Residents get a far greater sense of security and personal safety with an Adult Family Home than they would get in a nursing home or a hospice. Still, if a hospice fits the bill for your loved one, that’s what you should consider. If they are already in an Adult Family Home, and are comfortable there, talk to them about what they options are. Don’t leave it up to chance, and don’t ignore it.

Talking before you need to talk

It’s a difficult subject, that “end of life” discussion. As they said in that movie, “in the long run, we’re all dead”, which means for each of us, our time will come. Still, it’s a subject we prefer not to let run through our heads. It’s much easier to get through today, and not worry about stuff that will happen – unpleasant stuff – in the future. It’s human nature to be like, and it’s why an amazing percentage of Americans (I’m sure it’s the same in every country) don’t have a will written, even if they have an estate.

While your parents are still relatively young and healthy – or if you are the person considering living in an Adult Family Home, you can bring up the subject – it’s never too early to understand what is ahead. If it’s a simple will you need, sometimes a simple scrap of paper expressing your wishes, witnessed and notarized by a notary public, will suffice as a will should you never get round to a more formal, full-blown will. But I digress... While your parent or loved one is living in your house with you, why not talk about what’s ahead, what options there are, and what they think they might like in the event of a necessary change in living circumstance.

There are also counselors out there who help specifically with this kind of issue. You can invite such a counselor into your home to make a plan for every person other than your kids – or maybe even for them, too – if for no other reason to get the conversation going. Even if you don’t have any specific agreements or paperwork signed early on, just bringing up the subject can be therapeutic and may set the stage for success later on.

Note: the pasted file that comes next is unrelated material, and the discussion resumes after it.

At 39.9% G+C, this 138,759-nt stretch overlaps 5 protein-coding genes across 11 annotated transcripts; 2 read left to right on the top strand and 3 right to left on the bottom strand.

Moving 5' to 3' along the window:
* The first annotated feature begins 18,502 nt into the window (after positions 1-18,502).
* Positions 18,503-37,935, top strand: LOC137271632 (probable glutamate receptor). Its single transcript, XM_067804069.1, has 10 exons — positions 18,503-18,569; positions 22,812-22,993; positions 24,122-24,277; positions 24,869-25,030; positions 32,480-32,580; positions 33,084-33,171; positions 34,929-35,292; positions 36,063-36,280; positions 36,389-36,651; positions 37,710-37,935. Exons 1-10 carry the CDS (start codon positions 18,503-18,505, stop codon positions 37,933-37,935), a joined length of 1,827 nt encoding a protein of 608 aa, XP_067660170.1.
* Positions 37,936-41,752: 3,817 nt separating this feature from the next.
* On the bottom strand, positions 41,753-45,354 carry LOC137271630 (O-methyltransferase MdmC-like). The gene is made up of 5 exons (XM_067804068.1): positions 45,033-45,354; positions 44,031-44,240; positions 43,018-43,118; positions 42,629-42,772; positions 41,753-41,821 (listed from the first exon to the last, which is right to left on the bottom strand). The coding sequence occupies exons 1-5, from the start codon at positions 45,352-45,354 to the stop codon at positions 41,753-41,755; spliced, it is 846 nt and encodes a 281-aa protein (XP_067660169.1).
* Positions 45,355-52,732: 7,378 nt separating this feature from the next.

I confess, I was in my forties before I knew what the work hospice meant. And that was only because someone I loved was losing his battle with cancer, and it became a discussion about “cancer management” now instead of beating it.

The answer would be – and this question should be asked of a medical professional which I am not – what the resident is comfortable with. There’s no one fixed answer for everyone. My own father spent the last twelve months in a nursing home, and he loved it. There were always dozens of people milling about, and he loved the sheer intensity of it, as far as I could see. He did need quite a bit of care and attention – by the time he moved to the home, far more care than my aging mother was able to provide to him – but he was able to move about and had all his bodily functions still working. He could easily have lived in an Adult Family Home, but as he said, there weren’t enough people to have a full game of bingo!

It’s a personal choice – Adult Family Home or Nursing Home.